In an interview published in the newspaper Þjóðviljinn on June 11 1987, Jón Gunnar describes the genesis of the work: “In May 1985, a group of artists, members of the Scandinavian art project, Experimental Environment, gathered to take part in the Saari-Vala Environmental Art Action in Bockholm, Finland.
There I experienced a sense of the history of the origins of Icelanders … I had an uncanny feeling that I had been on this island before, when travelling on my way from Mongolia to Iceland, hundreds of years ago.
As you know, there have been speculations that Icelanders as a race originated in Mongolia. I have discovered the history of their migration to Iceland, which runs as follows: Many centuries ago, a mighty warlord, let’s say it was Alexander the Great, was living in the centre of the known world.
He dispatched his bravest and most experienced warriors, along with some women, scribes and other followers, on an exploratory expedition to the cardinal directions, the north, west, south, and east, in order to discover and conquer new, unknown territories.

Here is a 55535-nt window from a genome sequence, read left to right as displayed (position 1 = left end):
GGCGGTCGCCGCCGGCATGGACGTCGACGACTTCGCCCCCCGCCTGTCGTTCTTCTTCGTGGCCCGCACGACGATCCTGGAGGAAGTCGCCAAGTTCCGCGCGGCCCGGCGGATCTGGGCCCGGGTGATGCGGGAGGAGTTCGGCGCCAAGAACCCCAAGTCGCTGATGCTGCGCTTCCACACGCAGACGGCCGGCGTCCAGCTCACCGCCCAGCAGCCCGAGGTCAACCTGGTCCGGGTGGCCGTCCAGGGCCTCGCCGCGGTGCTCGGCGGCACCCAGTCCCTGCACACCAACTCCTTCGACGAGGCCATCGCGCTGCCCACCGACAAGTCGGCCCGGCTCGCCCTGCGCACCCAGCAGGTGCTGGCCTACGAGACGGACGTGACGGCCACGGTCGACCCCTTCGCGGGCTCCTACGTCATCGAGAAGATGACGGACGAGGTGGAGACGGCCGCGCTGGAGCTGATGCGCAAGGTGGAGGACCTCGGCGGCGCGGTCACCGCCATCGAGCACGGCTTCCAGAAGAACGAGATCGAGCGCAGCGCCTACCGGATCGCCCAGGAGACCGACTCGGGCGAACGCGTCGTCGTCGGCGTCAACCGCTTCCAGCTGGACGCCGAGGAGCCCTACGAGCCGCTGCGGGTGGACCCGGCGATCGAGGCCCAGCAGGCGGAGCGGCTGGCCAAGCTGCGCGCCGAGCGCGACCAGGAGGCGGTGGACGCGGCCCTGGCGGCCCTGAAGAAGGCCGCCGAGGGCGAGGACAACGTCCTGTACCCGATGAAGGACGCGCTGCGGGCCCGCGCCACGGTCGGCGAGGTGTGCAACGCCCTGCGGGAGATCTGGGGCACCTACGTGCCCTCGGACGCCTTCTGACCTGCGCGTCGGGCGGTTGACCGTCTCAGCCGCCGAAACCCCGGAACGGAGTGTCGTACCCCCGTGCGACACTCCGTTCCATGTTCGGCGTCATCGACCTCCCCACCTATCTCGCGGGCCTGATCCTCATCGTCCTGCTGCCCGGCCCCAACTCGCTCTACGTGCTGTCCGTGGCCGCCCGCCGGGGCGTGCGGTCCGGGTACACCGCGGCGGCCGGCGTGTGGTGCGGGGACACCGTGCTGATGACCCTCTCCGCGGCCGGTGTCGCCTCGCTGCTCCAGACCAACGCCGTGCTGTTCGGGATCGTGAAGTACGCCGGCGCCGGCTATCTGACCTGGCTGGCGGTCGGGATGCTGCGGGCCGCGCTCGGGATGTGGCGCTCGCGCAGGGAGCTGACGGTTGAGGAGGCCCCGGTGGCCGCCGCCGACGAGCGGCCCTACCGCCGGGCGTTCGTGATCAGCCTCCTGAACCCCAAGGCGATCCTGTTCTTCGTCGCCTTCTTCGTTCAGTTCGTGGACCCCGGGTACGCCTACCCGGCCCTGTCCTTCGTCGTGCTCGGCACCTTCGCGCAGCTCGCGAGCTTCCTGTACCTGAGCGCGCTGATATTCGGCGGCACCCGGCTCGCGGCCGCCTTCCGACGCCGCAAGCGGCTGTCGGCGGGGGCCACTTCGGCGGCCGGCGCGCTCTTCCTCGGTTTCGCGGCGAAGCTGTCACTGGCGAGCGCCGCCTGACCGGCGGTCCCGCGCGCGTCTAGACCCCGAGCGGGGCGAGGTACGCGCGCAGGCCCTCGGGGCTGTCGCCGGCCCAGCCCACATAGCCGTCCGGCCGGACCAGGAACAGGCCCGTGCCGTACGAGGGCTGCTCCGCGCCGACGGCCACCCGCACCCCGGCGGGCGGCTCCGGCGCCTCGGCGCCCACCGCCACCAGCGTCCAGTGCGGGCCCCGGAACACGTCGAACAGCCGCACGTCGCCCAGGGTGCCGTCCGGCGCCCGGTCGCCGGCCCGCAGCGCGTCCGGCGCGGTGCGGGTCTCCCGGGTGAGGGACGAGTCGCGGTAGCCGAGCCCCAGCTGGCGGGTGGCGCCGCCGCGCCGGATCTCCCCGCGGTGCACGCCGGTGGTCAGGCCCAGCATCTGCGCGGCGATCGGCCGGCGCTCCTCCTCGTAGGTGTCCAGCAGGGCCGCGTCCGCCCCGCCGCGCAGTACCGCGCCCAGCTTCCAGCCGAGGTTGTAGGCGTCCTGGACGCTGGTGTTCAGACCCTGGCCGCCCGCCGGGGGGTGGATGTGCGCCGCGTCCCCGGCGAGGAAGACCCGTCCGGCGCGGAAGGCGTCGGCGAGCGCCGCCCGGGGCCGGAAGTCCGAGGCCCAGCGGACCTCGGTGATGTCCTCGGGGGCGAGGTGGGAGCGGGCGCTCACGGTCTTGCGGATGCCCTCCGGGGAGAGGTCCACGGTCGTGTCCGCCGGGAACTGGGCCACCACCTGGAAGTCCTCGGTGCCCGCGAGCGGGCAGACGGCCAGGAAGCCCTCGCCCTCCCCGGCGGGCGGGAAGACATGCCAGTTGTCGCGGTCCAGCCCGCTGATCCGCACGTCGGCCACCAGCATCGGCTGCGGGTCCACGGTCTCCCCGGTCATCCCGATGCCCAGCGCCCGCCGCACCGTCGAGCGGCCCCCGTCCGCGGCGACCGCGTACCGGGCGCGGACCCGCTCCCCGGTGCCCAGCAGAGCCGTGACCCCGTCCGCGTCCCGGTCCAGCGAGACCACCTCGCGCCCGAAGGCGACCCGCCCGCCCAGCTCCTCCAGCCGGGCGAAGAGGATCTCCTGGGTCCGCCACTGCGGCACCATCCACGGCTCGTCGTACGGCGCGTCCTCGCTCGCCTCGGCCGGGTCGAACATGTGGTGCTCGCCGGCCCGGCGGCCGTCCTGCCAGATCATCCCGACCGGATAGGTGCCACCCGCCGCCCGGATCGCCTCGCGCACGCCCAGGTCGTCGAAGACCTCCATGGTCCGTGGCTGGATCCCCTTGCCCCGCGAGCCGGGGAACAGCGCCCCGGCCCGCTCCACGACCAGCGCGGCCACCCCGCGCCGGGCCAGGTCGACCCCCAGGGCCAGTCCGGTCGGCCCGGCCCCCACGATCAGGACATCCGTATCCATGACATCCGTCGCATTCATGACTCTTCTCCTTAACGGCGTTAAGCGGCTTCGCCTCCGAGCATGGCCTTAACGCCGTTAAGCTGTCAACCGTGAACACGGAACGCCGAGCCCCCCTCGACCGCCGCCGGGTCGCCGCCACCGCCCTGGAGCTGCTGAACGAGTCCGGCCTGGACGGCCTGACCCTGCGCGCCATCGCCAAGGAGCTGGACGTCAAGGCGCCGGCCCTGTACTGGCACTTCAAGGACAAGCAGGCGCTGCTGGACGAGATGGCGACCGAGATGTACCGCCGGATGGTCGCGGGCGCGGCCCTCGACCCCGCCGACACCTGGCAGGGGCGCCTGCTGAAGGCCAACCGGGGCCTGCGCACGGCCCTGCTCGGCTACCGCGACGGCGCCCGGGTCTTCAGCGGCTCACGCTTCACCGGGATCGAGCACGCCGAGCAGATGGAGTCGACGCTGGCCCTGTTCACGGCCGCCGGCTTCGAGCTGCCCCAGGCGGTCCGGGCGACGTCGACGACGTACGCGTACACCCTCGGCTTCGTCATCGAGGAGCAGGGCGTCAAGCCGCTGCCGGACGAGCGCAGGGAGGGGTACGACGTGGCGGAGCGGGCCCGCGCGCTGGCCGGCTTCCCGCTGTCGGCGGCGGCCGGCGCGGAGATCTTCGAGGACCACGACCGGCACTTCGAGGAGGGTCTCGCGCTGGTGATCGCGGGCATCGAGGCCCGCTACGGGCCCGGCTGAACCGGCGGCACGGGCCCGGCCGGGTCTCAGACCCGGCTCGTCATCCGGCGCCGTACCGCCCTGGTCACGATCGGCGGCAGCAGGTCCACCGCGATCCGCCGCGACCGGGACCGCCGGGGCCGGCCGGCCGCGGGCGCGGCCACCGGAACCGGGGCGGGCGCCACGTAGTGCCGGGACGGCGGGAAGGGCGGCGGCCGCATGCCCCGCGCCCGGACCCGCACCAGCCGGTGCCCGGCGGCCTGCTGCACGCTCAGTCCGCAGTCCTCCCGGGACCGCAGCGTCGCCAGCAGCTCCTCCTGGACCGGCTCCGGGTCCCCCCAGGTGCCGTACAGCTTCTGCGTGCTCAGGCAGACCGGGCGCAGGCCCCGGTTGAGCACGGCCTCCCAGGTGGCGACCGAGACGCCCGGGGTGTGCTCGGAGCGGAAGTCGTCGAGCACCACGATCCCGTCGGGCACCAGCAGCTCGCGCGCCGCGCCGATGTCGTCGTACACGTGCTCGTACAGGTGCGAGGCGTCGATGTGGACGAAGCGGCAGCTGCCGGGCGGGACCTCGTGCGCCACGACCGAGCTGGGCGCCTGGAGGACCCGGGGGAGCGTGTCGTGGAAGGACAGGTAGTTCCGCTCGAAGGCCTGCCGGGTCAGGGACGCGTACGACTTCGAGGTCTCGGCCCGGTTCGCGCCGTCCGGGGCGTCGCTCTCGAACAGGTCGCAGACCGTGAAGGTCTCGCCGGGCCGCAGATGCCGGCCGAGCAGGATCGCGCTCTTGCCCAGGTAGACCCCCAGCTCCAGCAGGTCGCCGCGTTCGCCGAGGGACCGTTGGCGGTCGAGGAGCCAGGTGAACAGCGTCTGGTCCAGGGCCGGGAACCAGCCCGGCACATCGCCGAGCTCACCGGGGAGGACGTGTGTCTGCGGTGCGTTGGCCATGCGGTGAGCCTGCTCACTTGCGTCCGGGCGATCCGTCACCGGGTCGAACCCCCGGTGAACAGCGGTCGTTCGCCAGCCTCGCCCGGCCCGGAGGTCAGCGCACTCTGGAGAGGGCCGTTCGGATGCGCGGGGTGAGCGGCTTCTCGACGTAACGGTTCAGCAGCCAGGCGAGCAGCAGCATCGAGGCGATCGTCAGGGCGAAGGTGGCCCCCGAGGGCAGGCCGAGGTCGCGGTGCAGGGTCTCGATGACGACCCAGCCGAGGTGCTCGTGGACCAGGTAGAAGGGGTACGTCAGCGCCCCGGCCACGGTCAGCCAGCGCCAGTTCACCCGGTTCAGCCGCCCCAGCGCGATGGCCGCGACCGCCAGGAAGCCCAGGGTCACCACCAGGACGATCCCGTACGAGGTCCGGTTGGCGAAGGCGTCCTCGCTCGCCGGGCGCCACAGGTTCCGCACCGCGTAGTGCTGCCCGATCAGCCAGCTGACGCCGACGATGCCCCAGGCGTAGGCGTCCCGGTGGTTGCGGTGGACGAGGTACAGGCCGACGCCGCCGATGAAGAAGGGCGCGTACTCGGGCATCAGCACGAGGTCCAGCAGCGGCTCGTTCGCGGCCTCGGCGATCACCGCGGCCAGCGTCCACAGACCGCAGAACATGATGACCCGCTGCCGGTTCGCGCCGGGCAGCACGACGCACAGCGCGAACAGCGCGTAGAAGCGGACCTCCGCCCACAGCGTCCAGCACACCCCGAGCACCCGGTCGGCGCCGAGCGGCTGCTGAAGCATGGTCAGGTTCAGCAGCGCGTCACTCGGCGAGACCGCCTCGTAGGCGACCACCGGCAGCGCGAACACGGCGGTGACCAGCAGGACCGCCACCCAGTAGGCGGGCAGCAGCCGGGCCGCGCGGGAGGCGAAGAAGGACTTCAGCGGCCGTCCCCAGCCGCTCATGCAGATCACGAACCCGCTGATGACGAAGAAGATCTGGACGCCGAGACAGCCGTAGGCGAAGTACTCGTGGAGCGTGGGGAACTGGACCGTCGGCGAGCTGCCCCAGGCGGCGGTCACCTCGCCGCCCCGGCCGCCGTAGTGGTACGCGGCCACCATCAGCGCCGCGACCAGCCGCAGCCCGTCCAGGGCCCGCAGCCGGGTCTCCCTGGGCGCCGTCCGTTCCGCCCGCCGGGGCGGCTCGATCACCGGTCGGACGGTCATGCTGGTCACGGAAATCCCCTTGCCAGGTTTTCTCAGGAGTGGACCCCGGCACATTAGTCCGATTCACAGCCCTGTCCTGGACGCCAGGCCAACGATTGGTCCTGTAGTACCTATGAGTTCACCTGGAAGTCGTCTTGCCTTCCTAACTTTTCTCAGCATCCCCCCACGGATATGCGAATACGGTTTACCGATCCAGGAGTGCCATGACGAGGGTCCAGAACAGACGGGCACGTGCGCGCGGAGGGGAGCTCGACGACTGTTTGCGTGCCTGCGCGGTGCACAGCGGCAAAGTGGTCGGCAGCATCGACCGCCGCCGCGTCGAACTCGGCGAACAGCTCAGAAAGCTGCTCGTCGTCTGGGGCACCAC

Those who headed east followed the rising sun until they reached the steppes of Mongolia. There they settled down and lived in comfort.
Those scribes who accompanied the warriors were expected to document the expedition for the king. Several centuries later, when the documents written by the scribes eventually came to be examined, the people discovered that they had another fatherland in the west.
They therefore decided to gather together their belongings and head back west towards the setting sun. We followed the sun for days and years, walking, riding and sailing. We enriched our experience and our determination grew in strength as our journey progressed, and we recorded everything that we saw and experienced.
I remember endless pine forests, mountains and waterfalls, lakes, islands, rivers and seas before we eventually reached the ocean.
We then constructed huge ships and sailed on westwards towards the setting sun. Some of us settled on a small island in the middle of the ocean while others sailed on further, always towards the sun…
As a result of this vivid experience of my participation in this expedition while on the island of Bockholm in the Finnish archipelago, I carved a picture of a sun ship into a granite rock by the sea. The sun ship symbolizes the promise of new, undiscovered territory.”